While this may seem like a wild goose chase, it can be lead you to even more great keywords to target to drive the right search visitors to your website.

Track Site Search

Another way to figure out what keywords your customers are interested is to track Site Search to your website. This is simply letting Google Analytics tap monitor the keywords that your customers search using the search box on your own website.

While you may not get the keyword that drove the visitor to your website, you'll get additional keywords that they are digging for – ones that you can easily optimize other pages on your website for.

Scan Your Contact Form Submissions

If you have a contact form on your website – especially one that allows visitors to enter their own subject line – scan those emails for keywords. Chances are, people have used them in the subject and body.

If nothing else, this will give you an even better insight into keywords you should be optimizing for, as they are the keywords that your customers are using.

Listen to Your Customers

Similarly to scanning your form submissions, listen to what your customers say when they call your business. A lot of potential customers will say something to the effect of "I found your business when I was searching for _____."

 

A great way to collect that little piece of information is to create custom note pads for your business that asks the person who answers the phone to fill out the basic information about the potential customer, including what words they searched for or what words they used to describe your business. You can also include it as a custom field in your CRM software to ensure that those important keywords are tracked.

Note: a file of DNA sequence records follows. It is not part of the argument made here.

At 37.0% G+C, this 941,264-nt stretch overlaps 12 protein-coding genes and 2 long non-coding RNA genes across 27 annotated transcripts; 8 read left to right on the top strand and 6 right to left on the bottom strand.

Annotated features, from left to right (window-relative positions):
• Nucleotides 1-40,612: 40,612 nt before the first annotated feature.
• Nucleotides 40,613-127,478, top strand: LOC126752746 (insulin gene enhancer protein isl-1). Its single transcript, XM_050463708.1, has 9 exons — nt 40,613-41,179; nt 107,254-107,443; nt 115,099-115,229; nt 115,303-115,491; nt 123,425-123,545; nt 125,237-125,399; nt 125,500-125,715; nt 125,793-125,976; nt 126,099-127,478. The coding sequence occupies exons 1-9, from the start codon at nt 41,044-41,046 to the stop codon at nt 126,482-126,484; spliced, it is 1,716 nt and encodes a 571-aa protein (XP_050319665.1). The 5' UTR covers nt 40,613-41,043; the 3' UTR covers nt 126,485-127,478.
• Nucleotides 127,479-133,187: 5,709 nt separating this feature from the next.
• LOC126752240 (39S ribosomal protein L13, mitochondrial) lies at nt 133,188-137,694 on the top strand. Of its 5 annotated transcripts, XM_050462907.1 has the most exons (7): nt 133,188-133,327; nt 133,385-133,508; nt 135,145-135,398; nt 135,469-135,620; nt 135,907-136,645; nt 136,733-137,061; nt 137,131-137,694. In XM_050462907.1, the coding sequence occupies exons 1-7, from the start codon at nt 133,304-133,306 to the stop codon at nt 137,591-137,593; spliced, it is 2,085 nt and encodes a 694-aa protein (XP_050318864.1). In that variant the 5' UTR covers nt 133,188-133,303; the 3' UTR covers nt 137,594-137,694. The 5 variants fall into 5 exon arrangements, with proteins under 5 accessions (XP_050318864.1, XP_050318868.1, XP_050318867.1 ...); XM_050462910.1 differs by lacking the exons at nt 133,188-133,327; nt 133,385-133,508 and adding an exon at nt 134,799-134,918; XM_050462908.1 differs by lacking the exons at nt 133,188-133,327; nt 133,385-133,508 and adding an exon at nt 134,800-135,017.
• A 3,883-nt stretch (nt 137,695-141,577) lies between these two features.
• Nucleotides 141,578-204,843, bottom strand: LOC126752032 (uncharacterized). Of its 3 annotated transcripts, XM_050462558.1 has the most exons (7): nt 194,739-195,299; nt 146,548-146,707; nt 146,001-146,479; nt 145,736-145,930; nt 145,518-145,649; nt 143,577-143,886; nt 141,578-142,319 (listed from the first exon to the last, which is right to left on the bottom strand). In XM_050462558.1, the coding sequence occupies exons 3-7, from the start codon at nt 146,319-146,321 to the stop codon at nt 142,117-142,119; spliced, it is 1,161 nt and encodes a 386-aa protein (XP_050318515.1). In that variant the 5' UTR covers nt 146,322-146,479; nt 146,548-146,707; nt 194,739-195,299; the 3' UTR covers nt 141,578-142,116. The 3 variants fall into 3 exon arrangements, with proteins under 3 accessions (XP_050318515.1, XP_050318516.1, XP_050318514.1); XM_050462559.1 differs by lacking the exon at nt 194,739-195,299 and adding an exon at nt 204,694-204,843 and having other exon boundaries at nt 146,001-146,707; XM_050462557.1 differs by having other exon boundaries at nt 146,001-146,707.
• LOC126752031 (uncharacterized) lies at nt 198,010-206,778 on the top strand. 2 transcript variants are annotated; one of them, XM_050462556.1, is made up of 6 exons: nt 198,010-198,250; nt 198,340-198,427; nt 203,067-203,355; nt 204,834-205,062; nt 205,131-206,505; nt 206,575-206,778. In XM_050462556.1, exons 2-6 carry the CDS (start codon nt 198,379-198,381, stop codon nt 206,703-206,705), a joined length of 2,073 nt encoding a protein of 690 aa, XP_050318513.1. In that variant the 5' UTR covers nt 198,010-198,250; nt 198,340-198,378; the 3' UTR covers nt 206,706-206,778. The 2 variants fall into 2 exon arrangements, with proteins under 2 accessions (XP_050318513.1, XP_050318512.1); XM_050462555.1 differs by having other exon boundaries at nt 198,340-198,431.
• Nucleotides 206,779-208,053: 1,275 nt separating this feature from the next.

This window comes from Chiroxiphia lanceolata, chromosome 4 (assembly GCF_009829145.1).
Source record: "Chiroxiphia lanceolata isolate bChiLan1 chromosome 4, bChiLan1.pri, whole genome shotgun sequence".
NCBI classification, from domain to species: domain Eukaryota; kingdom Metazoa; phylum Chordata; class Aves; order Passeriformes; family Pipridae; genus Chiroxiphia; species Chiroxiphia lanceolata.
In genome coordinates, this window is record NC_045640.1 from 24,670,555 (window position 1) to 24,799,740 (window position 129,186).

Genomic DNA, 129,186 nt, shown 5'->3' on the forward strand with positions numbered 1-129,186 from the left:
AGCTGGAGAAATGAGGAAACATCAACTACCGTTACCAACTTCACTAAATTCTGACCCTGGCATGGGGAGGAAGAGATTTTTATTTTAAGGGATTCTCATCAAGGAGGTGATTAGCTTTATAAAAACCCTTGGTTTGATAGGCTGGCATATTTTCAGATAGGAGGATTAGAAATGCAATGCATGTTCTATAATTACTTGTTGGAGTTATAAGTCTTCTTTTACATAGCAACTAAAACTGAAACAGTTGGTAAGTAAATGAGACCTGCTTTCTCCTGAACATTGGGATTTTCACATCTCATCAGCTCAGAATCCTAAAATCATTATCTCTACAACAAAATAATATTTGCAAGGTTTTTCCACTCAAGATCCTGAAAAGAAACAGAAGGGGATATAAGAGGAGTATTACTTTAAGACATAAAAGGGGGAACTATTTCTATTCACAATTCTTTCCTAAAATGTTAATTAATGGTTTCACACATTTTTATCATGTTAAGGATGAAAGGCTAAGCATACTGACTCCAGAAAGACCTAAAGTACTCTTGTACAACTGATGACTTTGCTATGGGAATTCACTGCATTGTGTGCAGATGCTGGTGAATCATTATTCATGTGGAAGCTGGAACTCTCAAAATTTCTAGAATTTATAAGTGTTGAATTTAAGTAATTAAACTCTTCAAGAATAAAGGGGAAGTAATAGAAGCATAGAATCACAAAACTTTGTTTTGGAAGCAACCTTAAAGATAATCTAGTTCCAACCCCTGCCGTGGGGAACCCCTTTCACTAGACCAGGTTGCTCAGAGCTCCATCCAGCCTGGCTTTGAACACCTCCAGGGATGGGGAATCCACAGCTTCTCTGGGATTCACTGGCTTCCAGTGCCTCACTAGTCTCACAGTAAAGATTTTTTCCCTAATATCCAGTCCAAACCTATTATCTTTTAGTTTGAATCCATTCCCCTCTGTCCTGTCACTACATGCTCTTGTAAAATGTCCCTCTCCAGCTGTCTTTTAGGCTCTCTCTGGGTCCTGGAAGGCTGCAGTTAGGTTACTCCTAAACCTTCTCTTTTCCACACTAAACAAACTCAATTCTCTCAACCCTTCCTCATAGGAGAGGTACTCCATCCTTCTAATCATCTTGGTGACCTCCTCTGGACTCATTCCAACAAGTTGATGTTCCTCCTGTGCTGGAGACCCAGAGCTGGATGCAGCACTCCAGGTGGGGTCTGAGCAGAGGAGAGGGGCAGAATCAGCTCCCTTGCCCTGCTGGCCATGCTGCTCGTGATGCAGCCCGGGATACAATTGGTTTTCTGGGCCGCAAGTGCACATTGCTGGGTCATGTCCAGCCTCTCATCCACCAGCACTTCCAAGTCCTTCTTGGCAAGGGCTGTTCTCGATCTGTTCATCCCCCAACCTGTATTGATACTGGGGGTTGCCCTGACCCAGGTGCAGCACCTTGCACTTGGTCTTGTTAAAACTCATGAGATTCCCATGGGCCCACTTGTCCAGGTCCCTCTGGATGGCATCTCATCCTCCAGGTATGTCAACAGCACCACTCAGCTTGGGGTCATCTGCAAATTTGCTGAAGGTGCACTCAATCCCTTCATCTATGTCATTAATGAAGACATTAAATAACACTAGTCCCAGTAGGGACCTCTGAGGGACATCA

Ask Your Customers

You know that little "How did you find us?" field in contact forms, surveys, etc.? Don’t just ask your customers if they used a search engine. Ask them to provide the keyword as well.

It never hurts to ask, and you just might get some useful answers out of it.

Bonus: Use SEO PowerSuite

If you don't want to have to bounce back and forth between multiple tools to try to guess the keywords you are missing, try unlocking your (not provided) keywords using SEO PowerSuite.

Learn more about how this new feature can help calculate your keyword traffic with 91% precision!

In Conclusion

Google may be trying to steer marketers away from keyword usage by limiting the amount of data they can receive about search visitors and the keywords they use, but the fact is that keywords are still vital for search optimization. Don't let them die with (not provided) – find solution that works best for you and start using it today to stay on top of the most important keywords for your website.

About the Author

Kristi Hines is a freelance writer, professional blogger, and social media enthusiast. Follow her on Facebook and Twitter!



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  • Emeric

    Hey Kristi! You probably also want to check hittail (www.hittail.com) they do a good job fixing the "not provided" Google search issue. Pretty interesting tool!

  • Pel Abbott

    Thank you Kristi -- as always, deeply informative.